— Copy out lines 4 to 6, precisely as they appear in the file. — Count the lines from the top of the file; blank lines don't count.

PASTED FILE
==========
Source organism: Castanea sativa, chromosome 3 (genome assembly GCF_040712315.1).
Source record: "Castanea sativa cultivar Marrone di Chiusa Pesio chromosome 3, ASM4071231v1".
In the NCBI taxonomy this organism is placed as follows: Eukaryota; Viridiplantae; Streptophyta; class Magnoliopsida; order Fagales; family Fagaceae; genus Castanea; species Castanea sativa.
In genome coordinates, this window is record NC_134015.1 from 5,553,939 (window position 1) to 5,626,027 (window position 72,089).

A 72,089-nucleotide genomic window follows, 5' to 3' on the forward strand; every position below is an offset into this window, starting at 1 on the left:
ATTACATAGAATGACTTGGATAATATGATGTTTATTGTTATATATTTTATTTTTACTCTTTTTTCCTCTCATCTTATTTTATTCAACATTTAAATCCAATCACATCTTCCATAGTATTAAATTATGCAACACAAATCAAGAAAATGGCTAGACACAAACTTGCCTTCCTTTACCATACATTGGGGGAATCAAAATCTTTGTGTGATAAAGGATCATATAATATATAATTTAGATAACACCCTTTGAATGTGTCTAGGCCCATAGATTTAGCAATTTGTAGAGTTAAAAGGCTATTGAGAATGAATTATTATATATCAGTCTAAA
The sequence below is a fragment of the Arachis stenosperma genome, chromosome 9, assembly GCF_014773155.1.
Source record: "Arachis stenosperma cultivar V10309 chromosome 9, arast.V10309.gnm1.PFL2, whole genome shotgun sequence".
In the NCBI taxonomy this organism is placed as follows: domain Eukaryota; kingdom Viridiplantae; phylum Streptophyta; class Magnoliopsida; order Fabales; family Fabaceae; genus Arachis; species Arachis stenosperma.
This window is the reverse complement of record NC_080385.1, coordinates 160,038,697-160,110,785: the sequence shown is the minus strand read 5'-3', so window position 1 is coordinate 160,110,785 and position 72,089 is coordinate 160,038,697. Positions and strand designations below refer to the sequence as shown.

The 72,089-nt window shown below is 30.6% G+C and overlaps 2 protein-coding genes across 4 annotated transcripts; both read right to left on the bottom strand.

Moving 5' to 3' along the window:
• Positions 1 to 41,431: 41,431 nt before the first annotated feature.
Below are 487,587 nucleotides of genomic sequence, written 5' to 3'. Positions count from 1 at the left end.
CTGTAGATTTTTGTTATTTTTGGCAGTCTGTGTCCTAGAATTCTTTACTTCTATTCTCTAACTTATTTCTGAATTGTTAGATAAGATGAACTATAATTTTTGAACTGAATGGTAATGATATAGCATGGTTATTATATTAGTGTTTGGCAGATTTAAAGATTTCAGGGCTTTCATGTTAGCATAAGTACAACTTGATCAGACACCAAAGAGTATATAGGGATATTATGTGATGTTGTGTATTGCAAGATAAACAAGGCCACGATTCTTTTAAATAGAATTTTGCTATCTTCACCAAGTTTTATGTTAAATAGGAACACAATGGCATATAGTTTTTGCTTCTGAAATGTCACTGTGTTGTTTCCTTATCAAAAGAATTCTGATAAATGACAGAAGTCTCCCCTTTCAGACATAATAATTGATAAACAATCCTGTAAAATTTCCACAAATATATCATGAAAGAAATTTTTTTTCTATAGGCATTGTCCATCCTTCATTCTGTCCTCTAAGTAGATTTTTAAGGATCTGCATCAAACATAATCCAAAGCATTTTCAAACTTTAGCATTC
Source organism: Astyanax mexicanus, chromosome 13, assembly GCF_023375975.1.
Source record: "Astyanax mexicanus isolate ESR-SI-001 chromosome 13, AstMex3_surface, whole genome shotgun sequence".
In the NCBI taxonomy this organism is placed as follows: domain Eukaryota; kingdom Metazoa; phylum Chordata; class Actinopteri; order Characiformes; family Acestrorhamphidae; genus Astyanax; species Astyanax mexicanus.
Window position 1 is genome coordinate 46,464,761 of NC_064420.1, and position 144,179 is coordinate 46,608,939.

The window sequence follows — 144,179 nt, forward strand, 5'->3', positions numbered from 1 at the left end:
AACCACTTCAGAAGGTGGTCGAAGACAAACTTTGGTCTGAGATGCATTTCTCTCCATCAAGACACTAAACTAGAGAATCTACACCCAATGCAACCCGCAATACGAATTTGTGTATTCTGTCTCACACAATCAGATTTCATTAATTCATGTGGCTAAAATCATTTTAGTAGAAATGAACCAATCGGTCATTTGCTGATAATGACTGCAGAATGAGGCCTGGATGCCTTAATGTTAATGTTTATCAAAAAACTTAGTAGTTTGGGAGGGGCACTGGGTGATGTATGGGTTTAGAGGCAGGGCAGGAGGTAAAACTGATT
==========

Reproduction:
In genome coordinates, this window is record NC_134015.1 from 5,553,939 (window position 1) to 5,626,027 (window position 72,089).

A 72,089-nucleotide genomic window follows, 5' to 3' on the forward strand; every position below is an offset into this window, starting at 1 on the left:
ATTACATAGAATGACTTGGATAATATGATGTTTATTGTTATATATTTTATTTTTACTCTTTTTTCCTCTCATCTTATTTTATTCAACATTTAAATCCAATCACATCTTCCATAGTATTAAATTATGCAACACAAATCAAGAAAATGGCTAGACACAAACTTGCCTTCCTTTACCATACATTGGGGGAATCAAAATCTTTGTGTGATAAAGGATCATATAATATATAATTTAGATAACACCCTTTGAATGTGTCTAGGCCCATAGATTTAGCAATTTGTAGAGTTAAAAGGCTATTGAGAATGAATTATTATATATCAGTCTAAA